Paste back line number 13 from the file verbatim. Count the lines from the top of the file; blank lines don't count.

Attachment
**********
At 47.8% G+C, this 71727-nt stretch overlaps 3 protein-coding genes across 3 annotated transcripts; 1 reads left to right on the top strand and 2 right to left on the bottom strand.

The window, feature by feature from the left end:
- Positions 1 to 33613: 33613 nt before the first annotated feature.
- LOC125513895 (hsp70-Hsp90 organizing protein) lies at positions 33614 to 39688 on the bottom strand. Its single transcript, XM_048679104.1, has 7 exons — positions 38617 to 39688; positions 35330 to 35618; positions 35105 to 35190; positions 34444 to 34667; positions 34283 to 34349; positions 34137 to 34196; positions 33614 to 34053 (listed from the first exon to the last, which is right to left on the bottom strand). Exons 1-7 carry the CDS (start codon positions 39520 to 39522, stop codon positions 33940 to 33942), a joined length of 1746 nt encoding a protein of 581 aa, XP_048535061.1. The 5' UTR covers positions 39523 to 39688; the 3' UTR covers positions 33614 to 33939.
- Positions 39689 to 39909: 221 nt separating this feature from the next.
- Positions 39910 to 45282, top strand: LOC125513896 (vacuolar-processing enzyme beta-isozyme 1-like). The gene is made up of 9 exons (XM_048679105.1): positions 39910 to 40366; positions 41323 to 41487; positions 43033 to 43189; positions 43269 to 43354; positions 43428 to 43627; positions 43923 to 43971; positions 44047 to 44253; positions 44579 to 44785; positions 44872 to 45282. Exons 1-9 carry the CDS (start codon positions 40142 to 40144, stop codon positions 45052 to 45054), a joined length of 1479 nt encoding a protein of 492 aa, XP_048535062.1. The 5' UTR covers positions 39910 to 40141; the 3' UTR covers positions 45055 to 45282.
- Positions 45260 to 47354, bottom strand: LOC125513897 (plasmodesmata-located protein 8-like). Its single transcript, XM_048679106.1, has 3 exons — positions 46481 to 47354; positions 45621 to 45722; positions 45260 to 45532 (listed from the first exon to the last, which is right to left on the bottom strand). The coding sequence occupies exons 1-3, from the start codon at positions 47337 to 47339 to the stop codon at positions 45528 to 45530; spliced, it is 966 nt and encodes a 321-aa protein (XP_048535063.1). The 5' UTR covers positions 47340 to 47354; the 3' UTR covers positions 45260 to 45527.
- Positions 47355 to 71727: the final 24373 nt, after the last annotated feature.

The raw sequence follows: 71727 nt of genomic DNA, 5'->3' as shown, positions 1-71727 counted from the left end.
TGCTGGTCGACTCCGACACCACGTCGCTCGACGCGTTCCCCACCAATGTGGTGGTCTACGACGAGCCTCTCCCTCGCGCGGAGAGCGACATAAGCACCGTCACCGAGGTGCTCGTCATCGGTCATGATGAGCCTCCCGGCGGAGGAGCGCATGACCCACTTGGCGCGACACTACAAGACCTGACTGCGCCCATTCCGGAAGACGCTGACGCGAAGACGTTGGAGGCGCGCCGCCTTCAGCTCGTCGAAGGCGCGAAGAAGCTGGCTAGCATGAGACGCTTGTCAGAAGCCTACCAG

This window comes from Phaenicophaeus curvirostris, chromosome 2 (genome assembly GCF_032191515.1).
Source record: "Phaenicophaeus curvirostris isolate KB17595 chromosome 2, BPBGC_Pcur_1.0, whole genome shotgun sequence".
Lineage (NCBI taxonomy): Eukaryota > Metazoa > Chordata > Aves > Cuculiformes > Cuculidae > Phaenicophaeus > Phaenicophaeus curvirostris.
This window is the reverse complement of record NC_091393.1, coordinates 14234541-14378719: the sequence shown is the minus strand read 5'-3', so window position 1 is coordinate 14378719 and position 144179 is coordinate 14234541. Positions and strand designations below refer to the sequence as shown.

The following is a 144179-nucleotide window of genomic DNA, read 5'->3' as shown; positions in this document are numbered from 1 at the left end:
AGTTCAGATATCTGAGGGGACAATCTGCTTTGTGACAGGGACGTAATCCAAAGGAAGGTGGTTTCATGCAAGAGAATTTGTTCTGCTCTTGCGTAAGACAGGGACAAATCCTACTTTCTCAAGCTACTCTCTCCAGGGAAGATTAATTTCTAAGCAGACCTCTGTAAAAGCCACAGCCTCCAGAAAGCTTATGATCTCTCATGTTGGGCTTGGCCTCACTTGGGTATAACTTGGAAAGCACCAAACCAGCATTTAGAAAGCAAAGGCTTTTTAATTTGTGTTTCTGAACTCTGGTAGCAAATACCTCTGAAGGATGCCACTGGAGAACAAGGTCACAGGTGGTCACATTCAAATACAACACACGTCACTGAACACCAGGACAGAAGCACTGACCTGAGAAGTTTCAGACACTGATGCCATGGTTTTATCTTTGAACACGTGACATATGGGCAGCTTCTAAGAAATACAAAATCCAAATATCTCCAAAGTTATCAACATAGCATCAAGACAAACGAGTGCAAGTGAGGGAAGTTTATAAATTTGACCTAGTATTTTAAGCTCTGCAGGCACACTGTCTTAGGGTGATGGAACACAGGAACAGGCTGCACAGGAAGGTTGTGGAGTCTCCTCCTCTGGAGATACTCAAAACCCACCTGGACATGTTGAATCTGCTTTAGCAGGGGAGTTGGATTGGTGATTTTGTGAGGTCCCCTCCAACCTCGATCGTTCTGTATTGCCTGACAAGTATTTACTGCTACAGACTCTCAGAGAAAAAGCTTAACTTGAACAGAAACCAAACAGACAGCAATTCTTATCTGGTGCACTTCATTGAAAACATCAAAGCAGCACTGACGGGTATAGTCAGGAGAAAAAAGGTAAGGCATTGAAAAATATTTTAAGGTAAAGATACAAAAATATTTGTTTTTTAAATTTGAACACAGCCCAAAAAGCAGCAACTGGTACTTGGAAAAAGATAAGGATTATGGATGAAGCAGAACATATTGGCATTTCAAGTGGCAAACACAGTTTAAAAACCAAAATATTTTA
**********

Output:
Lineage (NCBI taxonomy): Eukaryota > Metazoa > Chordata > Aves > Cuculiformes > Cuculidae > Phaenicophaeus > Phaenicophaeus curvirostris.